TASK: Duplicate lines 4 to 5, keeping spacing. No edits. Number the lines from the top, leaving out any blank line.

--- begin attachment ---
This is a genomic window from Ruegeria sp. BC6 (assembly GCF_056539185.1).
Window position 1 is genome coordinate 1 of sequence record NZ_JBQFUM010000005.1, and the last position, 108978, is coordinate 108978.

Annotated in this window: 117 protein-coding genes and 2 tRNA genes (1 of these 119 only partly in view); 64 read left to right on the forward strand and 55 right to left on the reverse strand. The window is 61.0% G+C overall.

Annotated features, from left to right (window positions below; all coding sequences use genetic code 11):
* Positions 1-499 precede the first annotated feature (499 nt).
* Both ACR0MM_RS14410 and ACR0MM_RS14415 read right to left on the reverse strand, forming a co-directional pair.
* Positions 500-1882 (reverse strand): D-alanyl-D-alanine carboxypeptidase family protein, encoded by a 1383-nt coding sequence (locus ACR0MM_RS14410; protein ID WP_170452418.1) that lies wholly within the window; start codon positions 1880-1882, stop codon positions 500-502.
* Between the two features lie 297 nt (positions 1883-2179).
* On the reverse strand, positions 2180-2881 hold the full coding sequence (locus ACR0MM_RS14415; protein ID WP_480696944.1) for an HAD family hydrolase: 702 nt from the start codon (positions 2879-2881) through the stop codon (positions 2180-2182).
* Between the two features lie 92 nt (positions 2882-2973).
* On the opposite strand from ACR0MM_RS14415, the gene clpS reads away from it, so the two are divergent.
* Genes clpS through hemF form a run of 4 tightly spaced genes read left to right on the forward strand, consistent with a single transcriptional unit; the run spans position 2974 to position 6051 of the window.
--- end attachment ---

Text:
Annotated features, from left to right (window positions below; all coding sequences use genetic code 11):
* Positions 1-499 precede the first annotated feature (499 nt).